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RTFM Section G) Analysis and guarantees for -core and -coore programs

In this section we cover:
  • General analysis of RTFM-lang
  • Run-time targets

General analysis of RTFM-lang

RTFM-lang builds on the concepts of tasks and resources, and is designed form the outset of analysis and efficiency. The -core compiler create static task sets, (instances of task definitions of the -core program). This allows us to reason on the generated task sets on from the basis of common scheduling theory.

Time offsets are inherent in the programming languages, hence can be exploited towards tighter scheduling and resource analysis.

Having a static task set and fully specialised code allows for compile time assessment of resource requirements (defining the number of threads/interrupts required by the application). Moreover, given information on the stack memory for each task (C code function) it is possible to derive the maximum stack requirement for both hosted and bare metal execution.

Run-time targets

For execution under managed (hosted) environments we provide thread based run-times:
  • The PTCORE run-time, for systems providing POSIX/Pthreads (with real-time extensions). Under PTCORE, the run-time exploits the provided mechanisms to priority inversion avoidance. However, pthreads are hard/impossible to analyse, as overhead (inferred managing queues etc.) may be susceptible to system wide artefacts. I.e., without detailed knowledge on the pthread library implementation and their relation to the native threads, overhead cannot be reasoned on. And even if so, mechanisms internal to the hosting operating system, may be beyond control. To this end, PTCORE is by no means inferior to any another thread based library or language extension, on the contrary, PTOCORE ensures best effort scheduling, as well as compile time deadlock analysis (by the -core compiler).
  • The WINCORE run-time, for systems supporting the Win32 API. Our current implementation has only been tested on desktop operating system (Win7/Win8/Win8.1). For these platforms, the thread API offers no support for explicitly controlling real-time scheduling (in favour of a clean and straightforward abstraction an best effort scheduling managed by the operating system). Future work might lead us to their embedded counterparts, such as Windows CE, Windows Embedded etc. for which more detailed scheduling control is intended and made available.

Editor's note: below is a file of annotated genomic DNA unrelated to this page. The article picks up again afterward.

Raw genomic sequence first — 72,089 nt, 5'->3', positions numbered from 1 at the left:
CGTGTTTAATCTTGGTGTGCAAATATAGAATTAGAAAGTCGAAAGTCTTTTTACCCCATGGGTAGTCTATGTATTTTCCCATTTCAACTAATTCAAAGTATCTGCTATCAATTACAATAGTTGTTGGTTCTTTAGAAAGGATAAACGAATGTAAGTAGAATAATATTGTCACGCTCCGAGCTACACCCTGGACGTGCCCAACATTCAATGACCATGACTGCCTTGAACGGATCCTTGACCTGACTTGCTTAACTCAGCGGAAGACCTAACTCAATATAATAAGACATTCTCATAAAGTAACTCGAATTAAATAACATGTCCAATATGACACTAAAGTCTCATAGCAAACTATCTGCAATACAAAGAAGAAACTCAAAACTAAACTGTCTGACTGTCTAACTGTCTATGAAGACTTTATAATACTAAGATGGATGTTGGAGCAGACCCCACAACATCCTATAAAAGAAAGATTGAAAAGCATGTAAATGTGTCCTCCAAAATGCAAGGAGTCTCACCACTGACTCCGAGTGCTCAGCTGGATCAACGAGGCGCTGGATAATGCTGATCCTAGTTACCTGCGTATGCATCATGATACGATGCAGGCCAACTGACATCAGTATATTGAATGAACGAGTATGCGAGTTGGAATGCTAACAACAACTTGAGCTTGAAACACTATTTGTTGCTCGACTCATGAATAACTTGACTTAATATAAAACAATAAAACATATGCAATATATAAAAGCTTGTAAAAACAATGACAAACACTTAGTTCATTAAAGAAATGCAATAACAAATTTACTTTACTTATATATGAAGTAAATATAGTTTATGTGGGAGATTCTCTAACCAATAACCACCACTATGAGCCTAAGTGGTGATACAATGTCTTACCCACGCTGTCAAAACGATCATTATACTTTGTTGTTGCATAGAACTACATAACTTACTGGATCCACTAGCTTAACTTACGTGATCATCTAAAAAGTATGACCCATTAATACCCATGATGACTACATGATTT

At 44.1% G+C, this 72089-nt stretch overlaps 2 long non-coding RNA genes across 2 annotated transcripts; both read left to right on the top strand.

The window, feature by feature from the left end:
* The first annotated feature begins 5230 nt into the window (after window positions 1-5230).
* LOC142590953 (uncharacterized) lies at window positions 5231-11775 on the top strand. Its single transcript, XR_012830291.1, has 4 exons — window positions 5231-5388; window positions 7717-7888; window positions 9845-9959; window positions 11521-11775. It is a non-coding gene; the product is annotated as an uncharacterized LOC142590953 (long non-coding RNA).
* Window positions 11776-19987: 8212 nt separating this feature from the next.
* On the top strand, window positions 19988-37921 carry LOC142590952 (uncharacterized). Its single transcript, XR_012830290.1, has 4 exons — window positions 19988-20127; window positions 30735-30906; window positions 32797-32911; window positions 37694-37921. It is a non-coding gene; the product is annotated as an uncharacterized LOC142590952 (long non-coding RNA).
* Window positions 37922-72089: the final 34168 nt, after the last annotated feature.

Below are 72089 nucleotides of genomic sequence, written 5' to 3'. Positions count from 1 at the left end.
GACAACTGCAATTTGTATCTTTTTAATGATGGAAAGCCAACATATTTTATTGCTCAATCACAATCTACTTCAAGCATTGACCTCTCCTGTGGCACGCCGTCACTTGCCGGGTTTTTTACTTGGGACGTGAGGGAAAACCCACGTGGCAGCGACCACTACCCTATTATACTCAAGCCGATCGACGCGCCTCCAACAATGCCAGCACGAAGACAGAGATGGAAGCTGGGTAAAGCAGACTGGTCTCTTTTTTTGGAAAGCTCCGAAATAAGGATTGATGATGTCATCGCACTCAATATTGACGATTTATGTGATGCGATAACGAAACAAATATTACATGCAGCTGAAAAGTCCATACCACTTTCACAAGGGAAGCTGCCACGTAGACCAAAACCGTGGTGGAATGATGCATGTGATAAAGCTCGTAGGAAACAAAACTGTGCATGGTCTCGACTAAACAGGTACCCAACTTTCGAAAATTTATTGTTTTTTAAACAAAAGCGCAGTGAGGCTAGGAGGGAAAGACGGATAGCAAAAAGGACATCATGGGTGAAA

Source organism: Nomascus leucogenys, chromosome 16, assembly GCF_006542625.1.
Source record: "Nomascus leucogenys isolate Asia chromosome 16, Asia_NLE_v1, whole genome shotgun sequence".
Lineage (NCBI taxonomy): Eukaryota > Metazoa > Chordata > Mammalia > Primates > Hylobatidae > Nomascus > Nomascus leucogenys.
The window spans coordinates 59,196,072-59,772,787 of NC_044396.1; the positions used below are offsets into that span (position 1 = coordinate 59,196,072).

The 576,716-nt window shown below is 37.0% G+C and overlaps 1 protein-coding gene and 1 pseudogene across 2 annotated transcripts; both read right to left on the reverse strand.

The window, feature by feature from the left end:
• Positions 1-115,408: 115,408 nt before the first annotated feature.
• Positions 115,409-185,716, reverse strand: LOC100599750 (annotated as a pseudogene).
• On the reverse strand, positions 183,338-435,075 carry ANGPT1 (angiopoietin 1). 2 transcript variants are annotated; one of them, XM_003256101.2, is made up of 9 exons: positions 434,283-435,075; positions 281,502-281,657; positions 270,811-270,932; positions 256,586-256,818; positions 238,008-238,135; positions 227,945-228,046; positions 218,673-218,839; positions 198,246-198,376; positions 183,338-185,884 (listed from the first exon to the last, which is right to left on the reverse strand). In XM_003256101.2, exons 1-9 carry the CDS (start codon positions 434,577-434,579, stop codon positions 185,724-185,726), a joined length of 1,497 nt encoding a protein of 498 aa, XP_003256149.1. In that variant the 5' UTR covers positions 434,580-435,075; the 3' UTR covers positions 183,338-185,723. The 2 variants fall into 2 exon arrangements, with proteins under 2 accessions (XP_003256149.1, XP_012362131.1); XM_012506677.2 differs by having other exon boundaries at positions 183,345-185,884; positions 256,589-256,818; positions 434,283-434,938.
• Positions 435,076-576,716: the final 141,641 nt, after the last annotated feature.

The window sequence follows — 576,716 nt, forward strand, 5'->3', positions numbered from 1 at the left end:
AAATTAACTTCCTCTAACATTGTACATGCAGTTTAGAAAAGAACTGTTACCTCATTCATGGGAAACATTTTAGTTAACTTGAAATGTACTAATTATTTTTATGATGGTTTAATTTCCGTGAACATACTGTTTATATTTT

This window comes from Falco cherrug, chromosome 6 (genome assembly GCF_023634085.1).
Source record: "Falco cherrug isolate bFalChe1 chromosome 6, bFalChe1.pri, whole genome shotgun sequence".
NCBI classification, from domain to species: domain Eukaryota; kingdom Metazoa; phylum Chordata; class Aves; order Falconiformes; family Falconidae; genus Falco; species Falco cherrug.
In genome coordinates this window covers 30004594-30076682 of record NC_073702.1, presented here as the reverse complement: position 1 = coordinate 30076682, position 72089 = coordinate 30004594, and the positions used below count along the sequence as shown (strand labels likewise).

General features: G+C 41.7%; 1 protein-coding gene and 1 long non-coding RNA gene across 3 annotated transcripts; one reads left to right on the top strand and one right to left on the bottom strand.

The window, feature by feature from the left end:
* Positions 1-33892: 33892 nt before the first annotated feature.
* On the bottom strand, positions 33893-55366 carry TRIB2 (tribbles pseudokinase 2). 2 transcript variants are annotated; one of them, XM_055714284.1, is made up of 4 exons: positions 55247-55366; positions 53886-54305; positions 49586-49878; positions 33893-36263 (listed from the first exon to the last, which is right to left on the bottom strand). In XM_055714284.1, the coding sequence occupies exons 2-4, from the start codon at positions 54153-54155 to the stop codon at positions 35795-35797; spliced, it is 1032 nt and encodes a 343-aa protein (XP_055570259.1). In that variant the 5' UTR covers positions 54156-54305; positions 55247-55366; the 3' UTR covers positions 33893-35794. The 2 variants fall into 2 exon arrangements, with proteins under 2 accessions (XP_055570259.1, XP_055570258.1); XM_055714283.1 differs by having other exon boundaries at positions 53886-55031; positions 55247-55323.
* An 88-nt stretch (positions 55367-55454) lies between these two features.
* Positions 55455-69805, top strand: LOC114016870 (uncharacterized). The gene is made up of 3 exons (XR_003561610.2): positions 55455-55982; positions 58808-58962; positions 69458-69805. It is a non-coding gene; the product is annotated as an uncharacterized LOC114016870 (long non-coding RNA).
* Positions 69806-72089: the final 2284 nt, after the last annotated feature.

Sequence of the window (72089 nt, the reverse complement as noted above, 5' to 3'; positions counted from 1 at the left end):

However, predictive hard real-time scheduling for targets running POSIX/Win32 based operating systems may be difficult, without detailed control of the underlying hardware (such as interrupt management, cache locking mechanisms, branch predictions, etc).

To this end, bare metal execution may be the only viable choice.
  • The RTFM-Kernel, has been initially developed for ARM Cortex M3/4 series micro controllers, as they hold a dominating market position and feature hardware support for priority ceiling based scheduling though the ARM defined NVIC. RTFM-Kernel exploits the NVIC for static priority Stack Resource Policy (SRP) based scheduling, with 0 cycle/0 Byte RAM overhead for task admittance, and a 10 cycle/4 Byte overhead for critical sections (given that the interrupt vector suffice to implement the task instances). Currently the RTFM-Kernel does not implement the full -core timing semantics (after constructs not supported), but implementation of the full semantics till follow shortly. Unfortunately, the ARM defined SYSTICK timer is unsuited to implement continuous timer (free-running) due to the lack of compare functionality. While the ARM defined debug timer offers this functionality, we are not certain that user's in general agrees to scarifying the debugging option in favour for being used by the RTFM-Kernel implementation (sharing the timer in between RTFM-Kernel and debugging is infeasible to our understanding). Moreover, form the perspective of scheduling, multiple (physical) timers are preferable, in order to avoid priority inversion for the dispatching of the timer queue. Vendors typically provide multiple timers, suitable for scheduling in RTFM-Kernel, and vendor specific RTFM-Kernels will follow shortly.

From a perspective of analysis the RTFM-Kernel provides.
  • deadlock free execution (given by SRP),
  • predictive single stack execution (given by SRP),
  • minimal and fully predictive scheduling overhead,
  • outset for offset based resource and response time analysis.

Word from the author:

Already today RTFM-lang can be efficiently executed onto both hosted and bare metal solutions. We foresee development of vendor specific timer implementations for the RTFM-Kernel. A long term goal is to provide dead-lock free execution also for hosted run-time systems, as well as predictive hard real time scheduling of bare metal multi-cores.

Per Lindgren, founder of RTFM-lang, September 2014

Last edited Sep 3, 2014 at 12:20 AM by RTFMPerLindgren, version 4